Tom Hansen, a lonely and troubled young man, sued his parents in 1978 because he didn't like the way they brought him up.
It was a unique case them. Now it seems rather ordinary, compared with other cases in recent months. A woman sued her husband for not carrying out his household chores. A rejected suitor sued his ex-fiancee to recover expensive tokens of love. A man sued his former lover -- after the baby was born -- because she had assured him she was on the pill.
A lot of these cases, including Hansen vs. Hansen, are thrown out of court eventually, but they attract attention and more lawsuits like them. They are the kind of stories you overhear on the bus or read about in The National Enquirer: the freak case, kid sues mom and dad, a joke.
But the frequency of these lawsuits is mounting, and the doors to the courthouse are slowly beginning to open for them. Serious questions are being asked about the portents for the law.
Can the courts, which often fail to resolve less subtle issues, settle disputes of the heart? Even if judges can assess who was at fault and award money, can they do it without further damaging an already injured family or personal relationship? Must every problem facing humanity be brought to the courts just because someone has been hurt?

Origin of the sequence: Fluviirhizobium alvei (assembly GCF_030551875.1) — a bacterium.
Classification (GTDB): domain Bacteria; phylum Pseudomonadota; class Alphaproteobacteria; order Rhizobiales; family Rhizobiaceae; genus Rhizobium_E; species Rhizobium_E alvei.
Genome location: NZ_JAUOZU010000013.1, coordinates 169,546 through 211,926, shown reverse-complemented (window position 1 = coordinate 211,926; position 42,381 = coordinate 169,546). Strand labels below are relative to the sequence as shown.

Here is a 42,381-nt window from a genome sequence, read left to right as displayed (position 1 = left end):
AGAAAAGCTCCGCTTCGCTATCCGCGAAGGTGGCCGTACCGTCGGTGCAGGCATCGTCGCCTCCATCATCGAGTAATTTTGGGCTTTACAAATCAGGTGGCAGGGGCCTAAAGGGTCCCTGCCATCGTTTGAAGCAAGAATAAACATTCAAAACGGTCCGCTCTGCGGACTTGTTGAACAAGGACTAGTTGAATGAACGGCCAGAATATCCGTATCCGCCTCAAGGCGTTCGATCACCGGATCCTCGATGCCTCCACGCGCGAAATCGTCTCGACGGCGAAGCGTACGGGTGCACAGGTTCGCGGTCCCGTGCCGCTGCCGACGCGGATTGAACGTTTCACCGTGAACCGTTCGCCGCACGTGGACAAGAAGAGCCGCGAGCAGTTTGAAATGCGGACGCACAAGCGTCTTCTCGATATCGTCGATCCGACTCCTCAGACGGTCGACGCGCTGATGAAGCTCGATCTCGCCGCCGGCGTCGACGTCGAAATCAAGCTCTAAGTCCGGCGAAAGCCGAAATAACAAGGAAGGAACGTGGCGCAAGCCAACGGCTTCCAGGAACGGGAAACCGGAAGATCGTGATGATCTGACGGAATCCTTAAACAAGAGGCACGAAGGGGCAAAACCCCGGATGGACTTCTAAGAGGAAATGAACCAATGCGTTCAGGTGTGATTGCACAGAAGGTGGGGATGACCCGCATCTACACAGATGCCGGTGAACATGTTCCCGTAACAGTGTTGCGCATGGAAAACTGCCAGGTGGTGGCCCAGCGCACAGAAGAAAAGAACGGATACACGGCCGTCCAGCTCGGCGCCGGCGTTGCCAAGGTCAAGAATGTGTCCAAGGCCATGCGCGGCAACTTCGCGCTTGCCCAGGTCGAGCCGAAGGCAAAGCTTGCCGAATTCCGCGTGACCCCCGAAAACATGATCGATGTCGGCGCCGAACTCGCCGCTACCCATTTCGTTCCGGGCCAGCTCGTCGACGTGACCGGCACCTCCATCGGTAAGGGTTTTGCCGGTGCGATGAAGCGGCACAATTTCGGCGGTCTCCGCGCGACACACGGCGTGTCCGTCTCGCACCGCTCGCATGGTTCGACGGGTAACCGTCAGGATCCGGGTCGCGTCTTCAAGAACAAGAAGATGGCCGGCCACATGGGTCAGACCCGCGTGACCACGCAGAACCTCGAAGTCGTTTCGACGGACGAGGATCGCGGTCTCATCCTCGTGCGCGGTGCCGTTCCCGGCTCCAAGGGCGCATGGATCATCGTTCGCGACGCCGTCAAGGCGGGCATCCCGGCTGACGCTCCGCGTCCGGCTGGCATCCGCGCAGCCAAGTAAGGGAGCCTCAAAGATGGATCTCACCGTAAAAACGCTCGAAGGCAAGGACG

Supreme Court Justice William H. Rehnquist warned in a speech recently that the response of courts to these cases "has not generally been to bounce these individuals out of the courtroom and back into their living-rooms. . . ."
This trend, he said, "cannot but endanger even further the vitality of the family as an institution in our society."
Tom Hansen, the man who sued his parents for $350,000 in Boulder, Colo., is now 26. His case is over. Hansen has hardly seen his parents since the suite was filed. He says he doesn't know where they are. His mother and father say they don't know where he is.
A sad and strange outcome, Hansen acknowledges now. For what he really wanted from his lawsuit, he says, "was love from them. I wanted attention."
If his case had been heard by a court, Hansen would have centered it on the physical workload -- backyard labor -- his father made him carry as punishment for his problems in school at the age of 13, on the fact that his parents sent him away to boarding school in Italy, how these and other actions damaged his ability to work and to function emotionally.